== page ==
This is a great new arc to jump back on if you’ve been off the Astonishing train for a while. –JJ

Cover: 7/10 Writing: 8/10 Art: 8/10 Relevance: 7/10 TOTAL: 30/40 

uncanny avengersUncanny Avengers #8
Writer:
Rick Remender
Artist:
Daniel Acuna

How does it feel to know that you’ve been the instrument of your own destruction, caused the death of a Celestial, and in a way responsible for millions of mutant deaths? Well, no one would know better than Thor as the Apocalypse Twins reveal the ramifications of his actions all those years ago. They also hint at what Wolverine and his X-Force team were up to that he’s kept hidden from his fellow Avengers.

Remender has been on fire since this arc has begun and my opinion of what this title can be has been shifted as well. Never would I have thought that a Sunfire and Thor team up would work but Remender pulls it off and it makes for a great story. The story itself is quite layered but he’s paced it out well enough that the little bits that we do get to see only make you want to know more. From the discussion between Wolverine and Rogue to the hint of a double cross that Cap may play a part in there is nothing but solid writing in this issue!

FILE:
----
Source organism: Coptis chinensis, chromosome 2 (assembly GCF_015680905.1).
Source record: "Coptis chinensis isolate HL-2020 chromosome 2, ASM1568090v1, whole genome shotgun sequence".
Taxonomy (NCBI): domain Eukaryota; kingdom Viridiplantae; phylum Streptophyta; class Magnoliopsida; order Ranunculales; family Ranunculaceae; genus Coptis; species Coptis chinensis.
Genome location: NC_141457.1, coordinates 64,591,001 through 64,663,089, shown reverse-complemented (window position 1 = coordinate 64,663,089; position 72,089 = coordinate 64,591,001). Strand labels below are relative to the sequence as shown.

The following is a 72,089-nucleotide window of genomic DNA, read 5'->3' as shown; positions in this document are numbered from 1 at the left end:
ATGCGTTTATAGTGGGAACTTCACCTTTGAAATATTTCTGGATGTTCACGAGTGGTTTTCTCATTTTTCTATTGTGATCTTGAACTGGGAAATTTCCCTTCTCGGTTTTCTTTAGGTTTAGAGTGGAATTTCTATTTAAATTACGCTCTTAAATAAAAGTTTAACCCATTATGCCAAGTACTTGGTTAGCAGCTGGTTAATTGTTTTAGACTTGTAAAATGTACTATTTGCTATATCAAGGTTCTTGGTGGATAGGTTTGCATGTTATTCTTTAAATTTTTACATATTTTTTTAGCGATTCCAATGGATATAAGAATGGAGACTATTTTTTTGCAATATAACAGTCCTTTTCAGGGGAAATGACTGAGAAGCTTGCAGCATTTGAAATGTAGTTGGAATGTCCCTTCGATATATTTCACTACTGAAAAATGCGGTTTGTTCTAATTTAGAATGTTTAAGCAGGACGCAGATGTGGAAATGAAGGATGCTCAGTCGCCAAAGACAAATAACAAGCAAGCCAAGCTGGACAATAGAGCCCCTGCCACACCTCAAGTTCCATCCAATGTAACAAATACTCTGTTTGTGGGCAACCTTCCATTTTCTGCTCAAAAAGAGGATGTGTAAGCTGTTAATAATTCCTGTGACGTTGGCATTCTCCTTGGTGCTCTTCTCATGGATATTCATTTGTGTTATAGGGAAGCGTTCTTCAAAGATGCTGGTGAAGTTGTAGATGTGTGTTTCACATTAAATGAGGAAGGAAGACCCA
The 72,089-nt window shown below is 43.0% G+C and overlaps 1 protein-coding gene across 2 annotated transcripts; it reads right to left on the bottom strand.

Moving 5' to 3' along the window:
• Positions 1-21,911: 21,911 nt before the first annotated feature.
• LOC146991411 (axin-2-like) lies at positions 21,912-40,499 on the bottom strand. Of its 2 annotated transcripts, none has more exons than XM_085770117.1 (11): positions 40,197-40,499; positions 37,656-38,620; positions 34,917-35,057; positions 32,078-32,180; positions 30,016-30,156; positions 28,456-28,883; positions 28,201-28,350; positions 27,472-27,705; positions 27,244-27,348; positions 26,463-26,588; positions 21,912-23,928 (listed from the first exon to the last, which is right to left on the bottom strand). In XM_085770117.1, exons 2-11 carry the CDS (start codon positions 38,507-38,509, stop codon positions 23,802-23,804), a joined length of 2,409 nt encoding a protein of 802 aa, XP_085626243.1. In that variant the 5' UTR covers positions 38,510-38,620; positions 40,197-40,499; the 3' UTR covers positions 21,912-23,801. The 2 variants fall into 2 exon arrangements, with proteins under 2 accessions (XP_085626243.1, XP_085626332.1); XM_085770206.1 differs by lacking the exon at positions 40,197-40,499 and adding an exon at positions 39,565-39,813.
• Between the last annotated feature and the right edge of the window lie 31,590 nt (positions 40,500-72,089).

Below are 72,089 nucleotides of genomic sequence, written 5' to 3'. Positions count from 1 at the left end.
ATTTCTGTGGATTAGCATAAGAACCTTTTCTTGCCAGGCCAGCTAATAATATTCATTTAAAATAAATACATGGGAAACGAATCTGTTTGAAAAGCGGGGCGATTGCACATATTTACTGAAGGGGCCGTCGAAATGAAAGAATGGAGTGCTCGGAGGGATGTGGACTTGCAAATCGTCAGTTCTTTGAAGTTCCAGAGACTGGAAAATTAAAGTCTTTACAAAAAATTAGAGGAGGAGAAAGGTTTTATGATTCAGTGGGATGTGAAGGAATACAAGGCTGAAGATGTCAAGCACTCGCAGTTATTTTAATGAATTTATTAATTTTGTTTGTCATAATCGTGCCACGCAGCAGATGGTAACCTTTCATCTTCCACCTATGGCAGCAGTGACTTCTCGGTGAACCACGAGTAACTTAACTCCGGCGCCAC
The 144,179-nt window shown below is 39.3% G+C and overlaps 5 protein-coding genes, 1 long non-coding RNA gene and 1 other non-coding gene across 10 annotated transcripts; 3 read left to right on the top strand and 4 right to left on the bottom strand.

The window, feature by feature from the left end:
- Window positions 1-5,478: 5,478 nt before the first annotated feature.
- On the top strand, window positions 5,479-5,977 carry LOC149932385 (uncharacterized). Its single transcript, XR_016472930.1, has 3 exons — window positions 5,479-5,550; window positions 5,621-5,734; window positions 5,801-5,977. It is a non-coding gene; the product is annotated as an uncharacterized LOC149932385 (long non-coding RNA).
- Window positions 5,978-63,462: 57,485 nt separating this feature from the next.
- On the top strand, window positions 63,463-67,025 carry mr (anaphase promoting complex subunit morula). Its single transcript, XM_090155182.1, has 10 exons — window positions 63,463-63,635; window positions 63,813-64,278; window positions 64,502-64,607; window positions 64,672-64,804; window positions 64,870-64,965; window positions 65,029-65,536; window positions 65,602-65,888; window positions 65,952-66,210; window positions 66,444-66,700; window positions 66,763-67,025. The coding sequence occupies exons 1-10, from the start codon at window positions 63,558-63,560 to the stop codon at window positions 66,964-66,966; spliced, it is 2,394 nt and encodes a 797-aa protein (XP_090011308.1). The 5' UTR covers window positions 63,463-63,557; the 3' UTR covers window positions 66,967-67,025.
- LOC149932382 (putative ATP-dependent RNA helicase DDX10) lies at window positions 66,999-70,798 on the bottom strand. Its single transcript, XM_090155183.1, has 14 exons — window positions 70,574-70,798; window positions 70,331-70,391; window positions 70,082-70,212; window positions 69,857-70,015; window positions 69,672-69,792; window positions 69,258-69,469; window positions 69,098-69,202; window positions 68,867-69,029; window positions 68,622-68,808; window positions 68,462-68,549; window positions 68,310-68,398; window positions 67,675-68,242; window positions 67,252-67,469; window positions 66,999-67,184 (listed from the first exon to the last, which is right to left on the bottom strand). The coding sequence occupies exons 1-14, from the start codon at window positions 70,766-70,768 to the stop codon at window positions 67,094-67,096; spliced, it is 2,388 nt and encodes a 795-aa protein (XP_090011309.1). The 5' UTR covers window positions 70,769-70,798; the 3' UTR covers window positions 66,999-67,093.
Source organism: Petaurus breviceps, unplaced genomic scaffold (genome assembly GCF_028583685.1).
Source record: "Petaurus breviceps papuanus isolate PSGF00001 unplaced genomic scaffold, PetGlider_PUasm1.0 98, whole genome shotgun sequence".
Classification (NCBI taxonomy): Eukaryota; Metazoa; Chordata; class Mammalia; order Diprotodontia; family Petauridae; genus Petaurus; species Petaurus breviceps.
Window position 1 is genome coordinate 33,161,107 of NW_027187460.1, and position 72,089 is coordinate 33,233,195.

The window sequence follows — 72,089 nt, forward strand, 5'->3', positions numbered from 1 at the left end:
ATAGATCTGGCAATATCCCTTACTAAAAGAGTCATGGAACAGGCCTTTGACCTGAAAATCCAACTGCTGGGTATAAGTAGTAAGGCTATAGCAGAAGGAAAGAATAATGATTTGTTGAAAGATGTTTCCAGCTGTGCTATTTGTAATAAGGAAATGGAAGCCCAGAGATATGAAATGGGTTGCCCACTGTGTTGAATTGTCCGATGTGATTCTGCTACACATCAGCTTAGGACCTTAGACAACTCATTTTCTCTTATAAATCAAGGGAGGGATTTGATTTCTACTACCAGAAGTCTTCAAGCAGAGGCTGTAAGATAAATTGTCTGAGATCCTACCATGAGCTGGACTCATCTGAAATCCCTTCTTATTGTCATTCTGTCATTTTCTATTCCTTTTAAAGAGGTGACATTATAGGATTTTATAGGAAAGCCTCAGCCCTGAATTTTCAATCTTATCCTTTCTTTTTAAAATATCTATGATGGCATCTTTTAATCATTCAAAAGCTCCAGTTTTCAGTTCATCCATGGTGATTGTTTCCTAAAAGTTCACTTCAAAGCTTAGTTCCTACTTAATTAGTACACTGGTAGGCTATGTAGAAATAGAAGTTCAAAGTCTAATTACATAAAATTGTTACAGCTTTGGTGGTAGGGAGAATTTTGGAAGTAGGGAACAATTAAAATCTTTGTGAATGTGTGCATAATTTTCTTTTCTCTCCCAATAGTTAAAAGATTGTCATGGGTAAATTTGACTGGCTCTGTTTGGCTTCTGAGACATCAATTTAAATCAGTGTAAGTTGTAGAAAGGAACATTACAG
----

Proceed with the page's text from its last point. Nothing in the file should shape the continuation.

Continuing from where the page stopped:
All of it is wrapped up with some fine artwork from Acuna. His sequences with Thor and Sunfire saving Rio De Janeiro are some of the strongest moments. He brings out the mood of the story and moves it quite well from panel to panel.

The children of Archangel and Pestilence intend to plant seeds of doubt and mistrust and Remender works it all into the story like a slow acting poison. This is the fun I wanted to have when this title started and I’m glad it’s finally here now! -IS

Cover: 7/10 Writing: 9/10 Art: 8/10 Relevance: 8/10 TOTAL: 32/40

uncanny x-force

Uncanny X-Force #4
Writer: Sam Humphries
Artist: Ron Garney

Storm, Psylocke and Puck go to L.A. to investigate occurrences of mind control where they run into a new mutant girl called Ginny. The girl has an unlikely caretaker in the form of Mojoverse interloper, Spiral. And a possessed Bishop shows up to claim Ginny.

It’s not quite clear what Sam Humphries is trying to accomplish with this story. There is so much going on and this adventure seems like an awkward fit for a team carrying the modern X-Force moniker. There are really only two things that would potentially see me coming back to this book. One, Ron Garney’s art. Two, Puck. (Hey, I’m Canadian. I have a soft spot for the little guy.) Humphries does try to establish Spiral as a sympathetic character in this story though, which should help readers support her inevitable inclusion on this X-Force team. I won’t even touch the Fantomex sub-plot as there isn’t much progression of it in this issue and I’m still unsure what the hell is going on in that regard.

Ron Garney’s art is fan-freakin’-tastic! I don’t think it’s ever looked this polished. Kudos to the inking and coloring folks as they managed to take Garney’s pencils to this level. It’s all very clean and vibrant and will keep your eyes on each page that much longer to savor it all. Kris Anka’s cover is also pretty kick-ass, although it doesn’t have all that much to do with what you’ll find on the inside.